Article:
Case records showed that the municipality passed a resolution and approved an ordinance for the grant of various allowances for its officials and employees.  These were for Economic Crisis Assistance (ECA), Monetary Augmentation of Municipal Agency (MAMA), Agricultural Crisis Assistance (ACA), and Mitigation Allowance to Municipal Employees (MAME).

“In this case, petitioners failed to show that the CoA gravely abused its discretion in affirming the subject NDs. Nevertheless, there is  merit to their contention that they should not be held liable to refund the disallowed amounts,’’ the SC said.

The SC ruled that “the return (of the disbursed amount) is excused in its entirety in favor of all persons held liable in the NDs.”

It said “a review of the Sangguniang Bayan Resolutions and Ordinance used as basis for the grant of the subject allowances shows that these were primarily intended as financial assistance to municipal employees in view of the increase of cost on prime commodities, shortage of agricultural products, and the vulnerability of their municipality to calamities and disasters.”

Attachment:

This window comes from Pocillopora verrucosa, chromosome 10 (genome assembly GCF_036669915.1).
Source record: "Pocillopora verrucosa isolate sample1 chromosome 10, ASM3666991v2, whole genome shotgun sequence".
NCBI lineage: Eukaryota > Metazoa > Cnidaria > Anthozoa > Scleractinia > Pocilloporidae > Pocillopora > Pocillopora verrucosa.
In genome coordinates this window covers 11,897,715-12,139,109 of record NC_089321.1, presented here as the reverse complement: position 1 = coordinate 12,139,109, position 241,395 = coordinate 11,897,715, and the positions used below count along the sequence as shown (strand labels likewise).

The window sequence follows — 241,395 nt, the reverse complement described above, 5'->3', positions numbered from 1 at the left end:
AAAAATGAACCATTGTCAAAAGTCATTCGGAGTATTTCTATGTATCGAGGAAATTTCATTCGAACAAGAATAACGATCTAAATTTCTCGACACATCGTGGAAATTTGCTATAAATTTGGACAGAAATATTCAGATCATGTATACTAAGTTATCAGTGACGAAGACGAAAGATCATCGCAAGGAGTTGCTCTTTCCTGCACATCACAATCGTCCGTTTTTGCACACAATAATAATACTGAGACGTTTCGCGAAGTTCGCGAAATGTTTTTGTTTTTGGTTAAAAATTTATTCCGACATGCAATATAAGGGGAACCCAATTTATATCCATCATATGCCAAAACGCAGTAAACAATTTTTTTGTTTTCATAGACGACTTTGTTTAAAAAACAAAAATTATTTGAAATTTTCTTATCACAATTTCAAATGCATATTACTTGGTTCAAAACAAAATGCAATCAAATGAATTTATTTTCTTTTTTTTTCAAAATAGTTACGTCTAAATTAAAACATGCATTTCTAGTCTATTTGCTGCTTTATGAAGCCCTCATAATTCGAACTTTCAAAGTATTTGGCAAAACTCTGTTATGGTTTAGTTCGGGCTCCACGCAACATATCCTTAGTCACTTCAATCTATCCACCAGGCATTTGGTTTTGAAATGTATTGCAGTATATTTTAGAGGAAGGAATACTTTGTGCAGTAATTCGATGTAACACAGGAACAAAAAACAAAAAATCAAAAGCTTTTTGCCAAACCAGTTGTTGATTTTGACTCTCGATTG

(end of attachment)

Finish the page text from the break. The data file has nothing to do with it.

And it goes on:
It also pointed out that “these subject allowances were granted after the onslaught of typhoon ‘Yolanda’ which greatly affected the municipality. While noble intention is not enough to declare the allowances as valid, it nevertheless supports petitioners’ claim of good faith.”

The SC also said:

“These additional allowances had been customarily granted over the years and there was no previous disallowance issued by the CoA against these allowances further bolster petitioners’ claim of good faith.

“Indeed, while it is true that this customary scheme does not ripen into valid allowances, it is equally true that in all those years that the additional allowances had been granted, the CoA did not issue any ND against these grants, thereby leading petitioners to believe that these allowances were lawful.